It’s no secret that Seahawks coach Pete Carroll and 49ers coach Jim Harbaugh have little affinity for one another. The genesis goes back to their days in college when Harbaugh was rebuilding Stanford and Carroll was at the top of the heap with USC. Now that they’re both in the NFL with top-tier teams, both of whom have a legitimate claim to be the best team in the NFC, it’s gone a step further. Because they’re in the same division, the animosity can only get worse as the season moves along.
The Seahawks dominated the 49ers in a 29-3 pasting in Seattle on Sunday night landing the first shot in what could very well be an NFC Championship Game rematch in the very same venue. The next game in San Francisco on December 8 could just as easily go the exact opposite way. The players and the game have become secondary to a concept as to which coaching philosophy is “right” and has gone beyond a friendly relationship of coaches digging at one another that the likes of Jimmy Johnson and Buddy Ryan had; that Bill Walsh and Bill Parcells had. Carroll vs. Harbaugh is a fight for the soul of football.
While Harbaugh is old-school, brash, loud and openly arrogant, he’s not a dictator in the pre-softened Tom Coughlin vein. As he’s shown with the deployment of versatile Colin Kaepernick as his quarterback, Harbaugh isn’t wed to a particular style as Parcells was. If he has a quarterback who needs to manage the game and mitigate mistakes as Alex Smith did, he tailors his offense to that. When he can open it up with a big, fast quarterback with a shotgun arm as he he has the ability to do with Kaepernick, he alters the game plan. As for his treatment of players, Harbaugh’s the boss and he’ll get rid of a player or bench him immediately if he’s not producing or falling into line. He has no issue with getting into anyone’s face, can be more obnoxious than Steve Spurrier and enjoys wearing the black hat as the leaguewide target.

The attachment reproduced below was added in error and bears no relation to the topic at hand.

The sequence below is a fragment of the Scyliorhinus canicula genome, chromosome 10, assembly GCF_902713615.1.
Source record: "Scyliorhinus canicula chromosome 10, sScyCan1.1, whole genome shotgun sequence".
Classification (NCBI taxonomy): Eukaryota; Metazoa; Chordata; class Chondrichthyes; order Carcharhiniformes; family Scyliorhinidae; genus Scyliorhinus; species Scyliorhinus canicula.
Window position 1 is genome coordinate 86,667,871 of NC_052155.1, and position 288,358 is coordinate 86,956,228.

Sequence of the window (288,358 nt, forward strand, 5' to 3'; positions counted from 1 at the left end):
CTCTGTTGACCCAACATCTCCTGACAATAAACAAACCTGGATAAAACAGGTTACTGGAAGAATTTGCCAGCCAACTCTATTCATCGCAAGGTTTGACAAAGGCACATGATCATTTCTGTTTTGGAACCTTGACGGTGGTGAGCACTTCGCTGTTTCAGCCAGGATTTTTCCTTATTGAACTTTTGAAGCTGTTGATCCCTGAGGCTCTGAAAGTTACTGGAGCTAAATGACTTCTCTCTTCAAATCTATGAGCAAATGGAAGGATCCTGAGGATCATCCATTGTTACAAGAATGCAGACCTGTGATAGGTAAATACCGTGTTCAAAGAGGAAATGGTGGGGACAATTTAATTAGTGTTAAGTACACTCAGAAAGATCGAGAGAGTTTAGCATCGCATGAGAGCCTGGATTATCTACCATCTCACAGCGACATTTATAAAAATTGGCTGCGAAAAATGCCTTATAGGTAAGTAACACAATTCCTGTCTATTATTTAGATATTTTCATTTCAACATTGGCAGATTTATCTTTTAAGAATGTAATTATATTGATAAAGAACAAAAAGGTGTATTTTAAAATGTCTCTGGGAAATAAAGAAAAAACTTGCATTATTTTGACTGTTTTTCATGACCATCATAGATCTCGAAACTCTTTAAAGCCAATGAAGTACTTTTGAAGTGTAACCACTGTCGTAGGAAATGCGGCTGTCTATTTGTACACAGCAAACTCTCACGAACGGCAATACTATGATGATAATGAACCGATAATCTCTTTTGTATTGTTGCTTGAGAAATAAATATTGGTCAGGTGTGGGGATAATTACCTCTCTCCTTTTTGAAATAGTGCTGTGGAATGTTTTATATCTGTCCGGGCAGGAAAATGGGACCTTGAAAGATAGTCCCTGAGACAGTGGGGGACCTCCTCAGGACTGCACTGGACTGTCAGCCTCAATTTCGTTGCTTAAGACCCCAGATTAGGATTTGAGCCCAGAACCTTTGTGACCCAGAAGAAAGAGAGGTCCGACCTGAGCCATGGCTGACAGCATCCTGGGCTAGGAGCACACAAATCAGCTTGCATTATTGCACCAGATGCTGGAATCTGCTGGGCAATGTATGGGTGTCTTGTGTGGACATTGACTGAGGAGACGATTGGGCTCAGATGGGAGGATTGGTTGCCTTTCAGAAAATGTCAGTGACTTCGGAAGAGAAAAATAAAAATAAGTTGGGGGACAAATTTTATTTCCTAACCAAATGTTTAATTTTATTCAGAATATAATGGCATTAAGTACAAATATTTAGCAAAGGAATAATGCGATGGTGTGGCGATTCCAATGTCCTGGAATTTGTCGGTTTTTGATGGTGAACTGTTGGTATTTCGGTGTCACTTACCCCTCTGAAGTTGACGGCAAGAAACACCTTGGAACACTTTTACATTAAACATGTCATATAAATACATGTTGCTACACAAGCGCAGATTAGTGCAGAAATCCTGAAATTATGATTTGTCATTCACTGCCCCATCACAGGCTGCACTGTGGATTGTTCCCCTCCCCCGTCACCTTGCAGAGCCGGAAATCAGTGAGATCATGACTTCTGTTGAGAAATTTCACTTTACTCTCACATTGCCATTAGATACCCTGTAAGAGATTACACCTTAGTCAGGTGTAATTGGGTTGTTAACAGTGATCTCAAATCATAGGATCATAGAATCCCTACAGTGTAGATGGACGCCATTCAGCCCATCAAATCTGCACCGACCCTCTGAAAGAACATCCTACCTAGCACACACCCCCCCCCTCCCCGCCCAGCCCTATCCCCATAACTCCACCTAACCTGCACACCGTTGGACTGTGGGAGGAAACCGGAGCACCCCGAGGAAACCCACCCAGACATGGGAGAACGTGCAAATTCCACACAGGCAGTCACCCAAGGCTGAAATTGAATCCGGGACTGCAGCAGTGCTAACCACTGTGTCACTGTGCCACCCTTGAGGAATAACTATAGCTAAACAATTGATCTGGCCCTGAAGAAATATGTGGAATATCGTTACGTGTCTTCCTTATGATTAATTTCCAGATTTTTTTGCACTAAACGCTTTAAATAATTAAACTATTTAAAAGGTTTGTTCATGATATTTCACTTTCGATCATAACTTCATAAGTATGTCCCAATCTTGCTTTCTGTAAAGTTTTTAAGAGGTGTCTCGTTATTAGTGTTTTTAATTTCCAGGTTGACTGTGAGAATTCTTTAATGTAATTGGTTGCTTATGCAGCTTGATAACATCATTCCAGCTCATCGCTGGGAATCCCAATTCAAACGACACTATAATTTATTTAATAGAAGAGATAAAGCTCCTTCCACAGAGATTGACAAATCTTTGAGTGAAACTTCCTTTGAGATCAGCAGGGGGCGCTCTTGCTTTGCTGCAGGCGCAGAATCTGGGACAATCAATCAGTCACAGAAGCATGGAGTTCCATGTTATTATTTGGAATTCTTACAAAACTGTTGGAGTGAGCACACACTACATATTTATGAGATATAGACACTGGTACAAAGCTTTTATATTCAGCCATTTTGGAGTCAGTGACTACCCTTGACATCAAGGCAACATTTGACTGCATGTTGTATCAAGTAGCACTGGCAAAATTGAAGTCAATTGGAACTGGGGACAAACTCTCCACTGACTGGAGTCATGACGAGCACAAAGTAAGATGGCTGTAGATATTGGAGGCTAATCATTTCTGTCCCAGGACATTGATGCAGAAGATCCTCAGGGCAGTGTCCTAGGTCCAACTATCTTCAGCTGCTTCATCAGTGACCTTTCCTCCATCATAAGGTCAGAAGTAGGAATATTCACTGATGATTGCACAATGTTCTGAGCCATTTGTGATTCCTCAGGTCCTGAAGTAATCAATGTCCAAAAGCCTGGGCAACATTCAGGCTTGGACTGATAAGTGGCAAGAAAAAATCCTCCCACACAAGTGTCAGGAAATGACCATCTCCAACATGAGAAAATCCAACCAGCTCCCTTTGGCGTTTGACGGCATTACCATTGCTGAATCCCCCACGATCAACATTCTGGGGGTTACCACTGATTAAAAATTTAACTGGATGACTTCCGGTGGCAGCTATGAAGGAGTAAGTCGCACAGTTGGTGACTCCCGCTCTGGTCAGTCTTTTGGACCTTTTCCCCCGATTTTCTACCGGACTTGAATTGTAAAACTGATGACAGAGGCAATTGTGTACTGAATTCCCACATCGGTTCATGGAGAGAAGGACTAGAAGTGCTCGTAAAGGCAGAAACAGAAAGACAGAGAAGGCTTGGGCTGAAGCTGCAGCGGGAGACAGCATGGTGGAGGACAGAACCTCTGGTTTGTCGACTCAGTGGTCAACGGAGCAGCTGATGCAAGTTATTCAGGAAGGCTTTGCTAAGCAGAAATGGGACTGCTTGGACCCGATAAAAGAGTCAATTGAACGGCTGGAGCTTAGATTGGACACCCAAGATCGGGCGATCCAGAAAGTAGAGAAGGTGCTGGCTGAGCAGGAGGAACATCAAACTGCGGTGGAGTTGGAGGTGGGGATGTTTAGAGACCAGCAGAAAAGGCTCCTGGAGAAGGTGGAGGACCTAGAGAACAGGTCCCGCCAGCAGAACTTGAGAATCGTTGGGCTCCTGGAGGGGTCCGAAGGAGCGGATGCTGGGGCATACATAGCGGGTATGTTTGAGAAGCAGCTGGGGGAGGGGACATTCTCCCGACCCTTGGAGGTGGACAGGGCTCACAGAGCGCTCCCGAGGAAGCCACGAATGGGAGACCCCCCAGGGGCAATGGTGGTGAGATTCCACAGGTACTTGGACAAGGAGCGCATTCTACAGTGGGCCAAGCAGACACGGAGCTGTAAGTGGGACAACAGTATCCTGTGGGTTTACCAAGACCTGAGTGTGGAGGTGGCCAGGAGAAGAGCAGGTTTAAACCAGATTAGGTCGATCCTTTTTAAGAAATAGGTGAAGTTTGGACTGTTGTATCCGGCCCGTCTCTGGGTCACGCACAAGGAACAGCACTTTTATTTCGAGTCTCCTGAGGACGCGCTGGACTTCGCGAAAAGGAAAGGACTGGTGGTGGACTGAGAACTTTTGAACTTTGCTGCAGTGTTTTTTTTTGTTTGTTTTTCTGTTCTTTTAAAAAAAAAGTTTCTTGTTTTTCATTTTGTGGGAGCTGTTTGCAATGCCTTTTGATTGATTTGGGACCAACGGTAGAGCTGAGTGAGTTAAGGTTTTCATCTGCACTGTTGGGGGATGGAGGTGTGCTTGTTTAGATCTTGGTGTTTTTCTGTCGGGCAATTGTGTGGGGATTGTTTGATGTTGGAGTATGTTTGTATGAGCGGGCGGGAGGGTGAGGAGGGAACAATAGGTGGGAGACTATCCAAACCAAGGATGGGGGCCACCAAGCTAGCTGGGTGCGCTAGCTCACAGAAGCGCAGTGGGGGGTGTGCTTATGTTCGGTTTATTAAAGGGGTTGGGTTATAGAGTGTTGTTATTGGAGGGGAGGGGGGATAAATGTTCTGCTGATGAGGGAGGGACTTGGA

Carroll has been trying to change the way coaches coach going back to his first head coaching job with the Jets. The gentle, outside-the-box manner of thinking got him fired from the Jets and Patriots and landed him back in college. The conventional belief was that he would stay there because it was easier to implement what he believed to be right with kids who wouldn’t talk back for fear of losing their scholarships. Instead, he jumped at the opportunity to take over the Seahawks and his way is proving to be as effective as Harbaugh’s. The team is cutting edge in its preparation and attempts to make the players comfortable. There are still the bowling nights that got then-Jets’ owner Leon Hess thinking about firing his young coach almost immediately. There’s not the martinet shrieking and bellowing that used to be the way of football coaches.
Both strategies have their place. With Carroll, the trapdoor for him is the complacency and relaxed attitude that the coach is too nice that could lead to the Seahawks’ downfall. With Harbaugh, his intensity wears thin rather quickly and the 49ers’ window is slowly starting to close with defections in the front office and on the roster and back-to-back season in which they came close, but lost.
If the coaches switched places, both teams would suffer greatly. Their styles are what got them into this position and it’s their styles that make them such convenient antagonists. Each wants to prove that his way is the one that works. Both have a chance of being right.